The clouds moved in and out of the Sun's path as the eclipse started.

As we neared the moment of eclipse totality most of the heavy clouds cleared and we had some thin high level clouds but were able to get some photos and experience the sight of totality. Here's one of my photos of totality.

A close-up view of my photo shows I was able to capture some solar prominences, the bright orange, gaseous features extending outward from the Sun's surface.

Soon after totality the clouds started to return.

My photographic setup. A Meade ETX80 telescope with a Canon G1X camera. I taped some #12 shade welding glass to the telescope.

The welding glass caused my images to have a green tint.

Our son taking photos with his camera.

Traffic jams all over Nebraska after the eclipse.

We took several secondary roads to circumvent the traffic jams.


I was wandering through our woods and found some mushrooms had popped up after the recent rains.

21 August 2017

Two-Striped Grasshopper

While photographing bees in a patch of goldenrod I found this Two-Striped Grasshopper (Melanoplus bivittatus) in the background of one of my shots. The two-striped grasshopper is easy to identify and gets its name from two yellow strips running along the top of its body from above its eyes to the hind tip of its wings.

19 August 2017


When it comes to identifying butterflies I'm no expert, but there are some butteries that are easy to identify, such as the Monarch (Danaus plexippus) butterfly.

A photo of a Monarch, with its wings folded, on a Teasel flower-head.

Another easy to identify butterfly that is common to this area is the Eastern Tiger Swallowtail (Papilio glaucus). I found this one on some flowering Mountain Mint (Pycnanthemum pilosum).

Its not as easy to identifying different Fritillary butterflies. There are hundreds of different Fritillary butterflies and many of them look the same at first glance. For example, here is a photo I took of a Great Spangled Fritillary (Speyeria cybele) on a Wild Bergamot flower in our field ...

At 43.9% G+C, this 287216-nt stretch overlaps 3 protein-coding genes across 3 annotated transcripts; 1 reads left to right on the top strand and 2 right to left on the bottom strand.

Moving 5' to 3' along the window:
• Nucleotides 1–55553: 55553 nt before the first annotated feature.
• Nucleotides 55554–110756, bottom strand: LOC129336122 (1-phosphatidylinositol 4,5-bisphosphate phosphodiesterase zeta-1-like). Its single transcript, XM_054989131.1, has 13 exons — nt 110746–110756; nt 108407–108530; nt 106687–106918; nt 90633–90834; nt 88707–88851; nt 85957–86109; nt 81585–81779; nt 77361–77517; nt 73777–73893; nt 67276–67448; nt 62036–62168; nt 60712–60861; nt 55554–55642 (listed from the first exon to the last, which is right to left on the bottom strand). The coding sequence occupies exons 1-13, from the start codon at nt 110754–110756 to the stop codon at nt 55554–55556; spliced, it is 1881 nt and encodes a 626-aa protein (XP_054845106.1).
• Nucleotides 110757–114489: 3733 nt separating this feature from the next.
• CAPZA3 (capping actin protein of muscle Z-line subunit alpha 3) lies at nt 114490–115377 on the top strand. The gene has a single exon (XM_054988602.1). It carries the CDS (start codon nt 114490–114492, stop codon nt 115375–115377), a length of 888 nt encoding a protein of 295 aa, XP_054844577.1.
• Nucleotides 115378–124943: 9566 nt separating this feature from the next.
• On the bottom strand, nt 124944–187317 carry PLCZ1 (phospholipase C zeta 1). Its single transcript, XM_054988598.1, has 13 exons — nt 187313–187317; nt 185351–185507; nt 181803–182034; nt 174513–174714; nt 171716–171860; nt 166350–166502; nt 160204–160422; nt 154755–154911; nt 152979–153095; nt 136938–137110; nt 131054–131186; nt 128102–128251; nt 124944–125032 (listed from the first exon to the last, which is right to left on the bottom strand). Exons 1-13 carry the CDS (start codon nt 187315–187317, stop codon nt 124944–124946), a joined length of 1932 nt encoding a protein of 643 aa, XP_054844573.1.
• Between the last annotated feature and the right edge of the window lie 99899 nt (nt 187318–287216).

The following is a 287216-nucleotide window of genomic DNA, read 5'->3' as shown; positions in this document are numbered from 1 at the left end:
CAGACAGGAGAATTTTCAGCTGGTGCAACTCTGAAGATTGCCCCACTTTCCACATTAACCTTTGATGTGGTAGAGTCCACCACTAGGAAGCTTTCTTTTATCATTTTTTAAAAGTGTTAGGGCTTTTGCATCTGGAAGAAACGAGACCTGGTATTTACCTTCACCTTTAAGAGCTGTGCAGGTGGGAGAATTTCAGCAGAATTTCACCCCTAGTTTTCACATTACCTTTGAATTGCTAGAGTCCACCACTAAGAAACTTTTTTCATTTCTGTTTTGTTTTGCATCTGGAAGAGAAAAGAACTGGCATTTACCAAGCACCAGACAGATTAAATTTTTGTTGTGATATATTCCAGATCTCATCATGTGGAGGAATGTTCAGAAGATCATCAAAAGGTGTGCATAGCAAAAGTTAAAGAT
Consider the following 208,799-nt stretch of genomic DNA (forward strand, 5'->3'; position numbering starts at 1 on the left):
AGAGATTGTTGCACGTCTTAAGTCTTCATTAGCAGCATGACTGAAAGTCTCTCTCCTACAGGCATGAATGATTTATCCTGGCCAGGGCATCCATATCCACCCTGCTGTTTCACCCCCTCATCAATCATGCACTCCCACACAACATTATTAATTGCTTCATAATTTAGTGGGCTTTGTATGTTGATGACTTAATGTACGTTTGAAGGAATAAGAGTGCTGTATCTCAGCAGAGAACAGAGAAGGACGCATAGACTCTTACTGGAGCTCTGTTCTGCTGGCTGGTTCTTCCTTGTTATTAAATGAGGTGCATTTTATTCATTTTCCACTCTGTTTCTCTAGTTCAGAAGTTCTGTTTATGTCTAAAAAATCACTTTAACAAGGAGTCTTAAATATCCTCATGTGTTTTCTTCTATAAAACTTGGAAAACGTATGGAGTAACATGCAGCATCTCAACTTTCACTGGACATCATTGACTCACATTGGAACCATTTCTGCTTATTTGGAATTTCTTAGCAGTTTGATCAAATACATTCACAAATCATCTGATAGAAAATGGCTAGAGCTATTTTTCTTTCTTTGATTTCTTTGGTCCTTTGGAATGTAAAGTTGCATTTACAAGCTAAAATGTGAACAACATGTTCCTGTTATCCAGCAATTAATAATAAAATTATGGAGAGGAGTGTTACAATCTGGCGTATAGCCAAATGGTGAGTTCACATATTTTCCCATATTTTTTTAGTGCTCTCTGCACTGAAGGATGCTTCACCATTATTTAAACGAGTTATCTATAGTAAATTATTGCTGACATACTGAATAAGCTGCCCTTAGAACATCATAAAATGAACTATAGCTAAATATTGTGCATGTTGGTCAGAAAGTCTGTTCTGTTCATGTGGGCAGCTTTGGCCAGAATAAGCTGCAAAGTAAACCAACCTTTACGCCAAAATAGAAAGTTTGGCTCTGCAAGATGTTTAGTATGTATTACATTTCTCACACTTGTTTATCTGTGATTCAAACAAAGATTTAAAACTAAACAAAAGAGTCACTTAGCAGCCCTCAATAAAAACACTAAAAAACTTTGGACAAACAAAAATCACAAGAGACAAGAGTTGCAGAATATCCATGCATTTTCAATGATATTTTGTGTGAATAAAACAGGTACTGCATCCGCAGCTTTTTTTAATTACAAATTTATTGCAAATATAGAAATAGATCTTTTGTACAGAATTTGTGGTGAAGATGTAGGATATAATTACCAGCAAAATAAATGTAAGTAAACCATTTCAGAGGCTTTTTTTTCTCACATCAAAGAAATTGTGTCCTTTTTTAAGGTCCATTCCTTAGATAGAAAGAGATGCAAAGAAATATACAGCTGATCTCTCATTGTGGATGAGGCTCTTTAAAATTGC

Here is a photo from the same field, just a few feet away and minutes later, of another Fritillary butterfly, but this is a Meadow Fritillary (Boloria bellona). While the two butterflies look similar, the markings at the top of the wings are different along with the antenna.

17 August 2017

Bees & Goldenrod

I recently found a colony of wild honey bees in a tree next to a large patch of goldenrod ... Lots of close-up photos of bees on the goldenrod.

It wasn't all honey bees on the goldenrod. I did find some bumble bees.

15 August 2017

Wild Honey Bees

I was walking around a large patch of flowering goldenrod and started to notice large numbers of honey bees on the goldenrod and a content buzzing sound in the area.

Over the past few years beekeepers have been concerned with phenomenon known as Colony collapse disorder (CCD) when the majority of worker bees in a colony disappear and leave behind a queen. I soon found a tree next to the goldenrod that housed a colony of wild honey bees.

I had known of this "bee tree" in the past but the top of this tree had been broken off during the past winter's snow storm. When I checked the tree this spring there wasn't any bees in the area but this colony of bees looks healthy. The bees entrance to the hive is at the bottom of the photo.